In fact, the notion that there has been a worldwide network of temperature recording stations for 120 or 125 years is simply false. There were a few measuring stations in the United States and Europe back then, but the poles, Africa, Asia, South America and Australia went for decades without official measuring stations. Ships at sea during the 19th century provided some temperature readings from various parts of the world.

To confirm this information, just check out a few web sites, like that of the National Climatic Data Center in Asheville, N.C.: "Most station records are essentially complete for at least 40 years; the latest beginning year of record is 1948. Records from 158 stations begin prior to 1900, with that of Charleston, South Carolina beginning the earliest (1871)."

Or the web site entitled Global and Hemispheric Annual Temperature Variations Between 1854 and 1991: "This data set contains estimates of global and hemispheric annual temperature variations, relative to a 1950 through 1979 reference period."

The synopsis for the Global Historical Fields web site begins with the following disclaimer: "This version has no data for the Southern Hemisphere."

So, claims that the entire earth has been getting warmer for the past 125 years are largely based on pre-1900 records from less than 200 measuring stations located only in the United States and Europe. More accurate satellite measurements of troposphere temperatures began in 1979. The most recent interpretations of satellite data, taking into account decaying orbits, indicate a tiny increase in global temperatures but not one that corresponds with surface temperature measurements or computer models of global warming expectations.

II. Can Historical Temperatures Be Measured Accurately?

Just as the source data for the last 125 years is suspect, other evidence that global warming theorists rely on is also shaky. This evidence consists of counting and analyzing tree rings, examining the air found in glacial ice pockets, studying silt and effluvia left behind by major 100-year or 500-year floods, and taking core samples of the ocean floor to sift through sediment.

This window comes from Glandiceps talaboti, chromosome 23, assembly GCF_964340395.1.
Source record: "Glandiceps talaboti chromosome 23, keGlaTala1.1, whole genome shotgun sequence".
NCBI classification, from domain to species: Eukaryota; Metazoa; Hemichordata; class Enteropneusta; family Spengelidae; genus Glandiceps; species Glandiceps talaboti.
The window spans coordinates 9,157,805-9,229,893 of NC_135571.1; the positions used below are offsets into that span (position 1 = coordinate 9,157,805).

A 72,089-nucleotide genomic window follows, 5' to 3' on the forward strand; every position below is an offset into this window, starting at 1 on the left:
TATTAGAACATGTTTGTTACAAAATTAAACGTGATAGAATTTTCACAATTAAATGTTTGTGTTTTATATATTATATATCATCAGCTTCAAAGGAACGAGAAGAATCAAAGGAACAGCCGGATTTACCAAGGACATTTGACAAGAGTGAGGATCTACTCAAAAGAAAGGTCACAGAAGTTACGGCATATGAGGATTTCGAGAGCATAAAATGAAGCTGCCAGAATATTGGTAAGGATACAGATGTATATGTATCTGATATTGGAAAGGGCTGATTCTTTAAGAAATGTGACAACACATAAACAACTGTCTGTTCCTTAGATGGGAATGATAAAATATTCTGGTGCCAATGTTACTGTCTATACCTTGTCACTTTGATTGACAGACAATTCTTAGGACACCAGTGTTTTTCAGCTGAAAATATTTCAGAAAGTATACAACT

All scientific data must be interpreted. One of the great problems with global warming theory is that variance in data interpretation by scientists is great, and is accentuated when discussions of tree rings, ice cores, flood plains and ocean sediments arise. Yet, it is this disputed data on which global warming theory so precariously rests.

Recent headlines in Canadian newspapers trumpeted "Greenland's Ice Sheet Is Melting." Further examination of the pertinent journal article by the Center for the Study of Carbon Dioxide and Global Change revealed that "the 'melting' of the ice sheet was not a directly-measured quantity, but an estimate derived from an interpolation based upon a calculation of an admittedly hypothetical thinning of the ice sheet."

So far, less than half of the world's glaciers have been inventoried. "There are an estimated 160,000 glaciers in the world, only about 67,000 of which have been inventoried over 50 years or more," according to the Center's Idso brothers. "Before glacier data can be used to address critical problems pertinent to the world's economic and environmental health, the data need to become more comprehensive, more homogenous in detail and quality, and managed within Geographic Information Systems."

Global warming theorists predict that higher temperatures will evaporate more water vapor into the atmosphere, exacerbating the warming effect while simultaneously causing floods and droughts, depending on your hemispheric location. The U.S. Geological Survey has been tracking water volume in 395 streams since 1914 and reports higher volumes on average but "no signal of a trend toward increased flooding." The journal Geophysical Research Letters reports damage from floods and droughts was on the rise in 1990s, noting that most experts attribute this to people moving into flood plains or into areas with unreliable water supplies. Apparently, America's waterways have largely been tamed: the journal reports that since the 1940s, streams and rivers are carrying more water but causing less damage.